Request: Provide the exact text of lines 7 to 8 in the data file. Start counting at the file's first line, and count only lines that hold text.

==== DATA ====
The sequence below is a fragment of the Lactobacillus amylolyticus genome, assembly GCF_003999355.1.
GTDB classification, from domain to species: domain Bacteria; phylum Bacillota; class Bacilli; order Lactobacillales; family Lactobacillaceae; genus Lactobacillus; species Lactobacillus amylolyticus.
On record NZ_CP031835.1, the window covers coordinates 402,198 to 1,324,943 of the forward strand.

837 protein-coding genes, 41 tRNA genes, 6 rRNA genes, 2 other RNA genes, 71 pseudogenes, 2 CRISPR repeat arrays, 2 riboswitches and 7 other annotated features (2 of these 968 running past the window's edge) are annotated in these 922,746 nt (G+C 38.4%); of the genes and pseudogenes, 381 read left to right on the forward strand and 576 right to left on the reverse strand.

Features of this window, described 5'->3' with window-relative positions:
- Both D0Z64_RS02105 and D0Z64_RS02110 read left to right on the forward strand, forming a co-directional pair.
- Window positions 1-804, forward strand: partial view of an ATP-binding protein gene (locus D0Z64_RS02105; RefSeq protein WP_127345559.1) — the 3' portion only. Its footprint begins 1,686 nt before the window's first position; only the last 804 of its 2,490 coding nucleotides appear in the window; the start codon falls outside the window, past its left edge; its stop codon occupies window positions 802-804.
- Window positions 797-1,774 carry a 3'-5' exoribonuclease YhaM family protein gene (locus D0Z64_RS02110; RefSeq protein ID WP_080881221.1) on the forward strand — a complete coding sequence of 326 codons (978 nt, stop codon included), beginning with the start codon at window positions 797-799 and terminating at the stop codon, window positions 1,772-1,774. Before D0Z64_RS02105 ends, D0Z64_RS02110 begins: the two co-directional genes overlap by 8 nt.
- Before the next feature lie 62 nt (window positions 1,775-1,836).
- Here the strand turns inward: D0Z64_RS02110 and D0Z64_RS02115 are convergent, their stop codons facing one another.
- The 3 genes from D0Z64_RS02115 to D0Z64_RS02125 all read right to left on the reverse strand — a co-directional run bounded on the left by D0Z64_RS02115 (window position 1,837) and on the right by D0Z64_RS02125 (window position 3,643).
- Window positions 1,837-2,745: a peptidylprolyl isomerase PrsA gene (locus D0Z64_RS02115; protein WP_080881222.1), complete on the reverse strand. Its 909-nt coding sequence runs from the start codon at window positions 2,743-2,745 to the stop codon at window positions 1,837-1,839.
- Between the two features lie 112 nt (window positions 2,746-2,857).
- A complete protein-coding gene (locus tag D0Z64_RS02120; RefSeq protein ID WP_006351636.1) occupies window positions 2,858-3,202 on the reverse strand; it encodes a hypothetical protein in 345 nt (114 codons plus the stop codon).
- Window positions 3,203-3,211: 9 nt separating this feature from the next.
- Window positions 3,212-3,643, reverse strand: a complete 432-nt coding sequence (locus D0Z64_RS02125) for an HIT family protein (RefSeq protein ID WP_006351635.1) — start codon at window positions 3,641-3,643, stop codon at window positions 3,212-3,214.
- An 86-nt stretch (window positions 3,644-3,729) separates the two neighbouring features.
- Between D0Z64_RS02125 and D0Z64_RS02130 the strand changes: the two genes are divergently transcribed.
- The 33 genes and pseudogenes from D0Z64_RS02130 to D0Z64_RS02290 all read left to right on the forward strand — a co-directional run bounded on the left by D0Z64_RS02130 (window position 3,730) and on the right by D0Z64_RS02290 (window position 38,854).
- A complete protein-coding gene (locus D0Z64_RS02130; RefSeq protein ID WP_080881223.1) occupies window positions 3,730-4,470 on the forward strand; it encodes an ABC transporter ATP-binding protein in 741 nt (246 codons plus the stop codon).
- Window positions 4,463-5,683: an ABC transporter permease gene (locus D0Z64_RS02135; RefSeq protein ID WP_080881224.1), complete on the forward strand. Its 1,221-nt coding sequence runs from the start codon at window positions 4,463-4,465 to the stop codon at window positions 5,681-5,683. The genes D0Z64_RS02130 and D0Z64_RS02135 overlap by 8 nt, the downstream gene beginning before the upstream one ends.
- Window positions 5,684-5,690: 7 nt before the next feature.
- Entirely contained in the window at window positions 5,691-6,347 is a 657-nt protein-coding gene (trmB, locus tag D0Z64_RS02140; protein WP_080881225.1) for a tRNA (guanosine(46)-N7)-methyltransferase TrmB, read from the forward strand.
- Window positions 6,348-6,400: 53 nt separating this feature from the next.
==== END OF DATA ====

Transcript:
- Window positions 1-804, forward strand: partial view of an ATP-binding protein gene (locus D0Z64_RS02105; RefSeq protein WP_127345559.1) — the 3' portion only. Its footprint begins 1,686 nt before the window's first position; only the last 804 of its 2,490 coding nucleotides appear in the window; the start codon falls outside the window, past its left edge; its stop codon occupies window positions 802-804.
- Window positions 797-1,774 carry a 3'-5' exoribonuclease YhaM family protein gene (locus D0Z64_RS02110; RefSeq protein ID WP_080881221.1) on the forward strand — a complete coding sequence of 326 codons (978 nt, stop codon included), beginning with the start codon at window positions 797-799 and terminating at the stop codon, window positions 1,772-1,774. Before D0Z64_RS02105 ends, D0Z64_RS02110 begins: the two co-directional genes overlap by 8 nt.